“That’s the thing with time, isn’t it? It’s not all the same. Some days – some years – some decades – are empty. There is nothing to them. It’s just flat water. And then you come across a year, or even a day, or an afternoon. And it is everything. It is the whole thing.”
Tom Hazard may look to be in his forties, however he has actually been alive for centuries, the 1500’s to be more precise. As a result of a rare condition that slows down the aging process, Tom has lived through history, from performing with Shakespeare to having cocktails with F. Scott Fitzgerald. But life has also been one of challenges, pain, love, loss, and the desire for a normal life. Tom did fall in love and have a normal life for a period of time, however his unchanging appearance brought on unwanted attention, and he had to leave it all behind. Eventually he returns to London, the city that holds all his most treasured and painful memories, and he feels the possibility of a normal life once again. However, all of this is under the watchful eye of the Albatross Society, and its shadowy leader, Hendrich, who protect people like Tom through some questionable ways. And their main rule is to never fall in love.
“The longer you live, the harder it becomes. To grab them. Each little moment as it arrives. To be living in something other than the past or the future. To be actually here.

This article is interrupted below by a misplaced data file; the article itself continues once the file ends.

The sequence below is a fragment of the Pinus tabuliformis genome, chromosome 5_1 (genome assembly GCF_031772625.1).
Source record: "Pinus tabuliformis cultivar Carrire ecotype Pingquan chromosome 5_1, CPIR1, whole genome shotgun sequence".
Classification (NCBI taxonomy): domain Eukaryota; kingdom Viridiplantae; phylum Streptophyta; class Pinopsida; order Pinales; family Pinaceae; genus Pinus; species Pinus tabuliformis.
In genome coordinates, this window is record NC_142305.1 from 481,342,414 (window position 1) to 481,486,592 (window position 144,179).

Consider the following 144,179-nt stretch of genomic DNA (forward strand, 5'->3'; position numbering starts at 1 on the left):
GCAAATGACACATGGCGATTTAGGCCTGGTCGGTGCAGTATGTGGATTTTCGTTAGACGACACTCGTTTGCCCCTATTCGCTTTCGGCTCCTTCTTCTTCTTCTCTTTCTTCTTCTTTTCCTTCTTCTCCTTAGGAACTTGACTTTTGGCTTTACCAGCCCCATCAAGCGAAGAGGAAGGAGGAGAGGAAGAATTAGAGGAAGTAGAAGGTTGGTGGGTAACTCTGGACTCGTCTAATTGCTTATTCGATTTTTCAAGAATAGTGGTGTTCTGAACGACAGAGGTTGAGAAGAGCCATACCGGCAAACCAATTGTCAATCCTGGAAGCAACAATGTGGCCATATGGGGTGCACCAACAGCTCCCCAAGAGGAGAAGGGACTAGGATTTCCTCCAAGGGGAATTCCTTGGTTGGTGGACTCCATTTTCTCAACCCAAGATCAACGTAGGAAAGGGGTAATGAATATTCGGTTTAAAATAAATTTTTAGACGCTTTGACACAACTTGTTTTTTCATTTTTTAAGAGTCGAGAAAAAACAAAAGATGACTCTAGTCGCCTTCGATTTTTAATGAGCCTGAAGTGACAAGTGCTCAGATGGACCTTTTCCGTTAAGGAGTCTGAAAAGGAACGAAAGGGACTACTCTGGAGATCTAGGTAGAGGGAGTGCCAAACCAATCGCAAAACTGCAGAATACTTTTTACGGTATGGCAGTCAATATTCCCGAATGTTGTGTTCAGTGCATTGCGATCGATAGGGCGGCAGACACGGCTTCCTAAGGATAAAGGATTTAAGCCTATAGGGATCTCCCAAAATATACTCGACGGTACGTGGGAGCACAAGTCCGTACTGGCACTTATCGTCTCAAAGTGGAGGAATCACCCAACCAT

Forever, Emily Dickinson said, is composed of nows. But how do you inhabit the now you are in? How do you stop the ghosts of all the other nows from getting in? How, in short, do you live?”
How to Stop Time is an adventure through time, as we travel back and forth from the present moment to Tom’s different lives throughout history. It examines what it means to truly live through the struggles of loss, loneliness, and love. I found this to be a very creative novel filled with interesting characters and a thoughtful storyline. It does feel slow at times, and there may be one too many time jumps as I never felt truly engaged with any one period. Matt Haig fast became one of my favourite authors with his novel, The Humans, and his memoir, Reasons to Stay Alive. He has an ability to capture and portray the complexity of the human experience in a way that speaks to the soul and makes you think. That is evident in How to Stop Time. While it is not my favourite of his novels, it is definitely worth a read.